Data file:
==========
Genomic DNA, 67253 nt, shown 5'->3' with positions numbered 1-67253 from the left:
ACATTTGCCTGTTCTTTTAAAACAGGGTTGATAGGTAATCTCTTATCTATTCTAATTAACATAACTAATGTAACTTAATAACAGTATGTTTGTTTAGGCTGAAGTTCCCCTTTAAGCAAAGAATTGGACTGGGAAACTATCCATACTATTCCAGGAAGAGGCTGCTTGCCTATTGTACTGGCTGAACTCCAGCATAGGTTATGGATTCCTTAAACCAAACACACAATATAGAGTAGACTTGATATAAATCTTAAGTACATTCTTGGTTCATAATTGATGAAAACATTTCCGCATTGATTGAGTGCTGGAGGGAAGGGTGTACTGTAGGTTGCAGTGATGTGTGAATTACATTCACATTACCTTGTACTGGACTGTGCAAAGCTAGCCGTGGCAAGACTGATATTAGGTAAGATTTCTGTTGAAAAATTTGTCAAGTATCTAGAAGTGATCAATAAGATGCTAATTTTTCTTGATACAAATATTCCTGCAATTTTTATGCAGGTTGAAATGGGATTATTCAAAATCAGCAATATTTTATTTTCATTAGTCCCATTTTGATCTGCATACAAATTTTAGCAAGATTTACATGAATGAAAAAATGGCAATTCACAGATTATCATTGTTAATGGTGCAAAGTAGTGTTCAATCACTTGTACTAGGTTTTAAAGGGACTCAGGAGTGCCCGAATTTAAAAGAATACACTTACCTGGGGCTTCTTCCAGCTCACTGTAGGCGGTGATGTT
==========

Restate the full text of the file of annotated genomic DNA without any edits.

Genomic DNA, 67253 nt, shown 5'->3' with positions numbered 1-67253 from the left:
ACATTTGCCTGTTCTTTTAAAACAGGGTTGATAGGTAATCTCTTATCTATTCTAATTAACATAACTAATGTAACTTAATAACAGTATGTTTGTTTAGGCTGAAGTTCCCCTTTAAGCAAAGAATTGGACTGGGAAACTATCCATACTATTCCAGGAAGAGGCTGCTTGCCTATTGTACTGGCTGAACTCCAGCATAGGTTATGGATTCCTTAAACCAAACACACAATATAGAGTAGACTTGATATAAATCTTAAGTACATTCTTGGTTCATAATTGATGAAAACATTTCCGCATTGATTGAGTGCTGGAGGGAAGGGTGTACTGTAGGTTGCAGTGATGTGTGAATTACATTCACATTACCTTGTACTGGACTGTGCAAAGCTAGCCGTGGCAAGACTGATATTAGGTAAGATTTCTGTTGAAAAATTTGTCAAGTATCTAGAAGTGATCAATAAGATGCTAATTTTTCTTGATACAAATATTCCTGCAATTTTTATGCAGGTTGAAATGGGATTATTCAAAATCAGCAATATTTTATTTTCATTAGTCCCATTTTGATCTGCATACAAATTTTAGCAAGATTTACATGAATGAAAAAATGGCAATTCACAGATTATCATTGTTAATGGTGCAAAGTAGTGTTCAATCACTTGTACTAGGTTTTAAAGGGACTCAGGAGTGCCCGAATTTAAAAGAATACACTTACCTGGGGCTTCTTCCAGCTCACTGTAGGCGGTGATGTT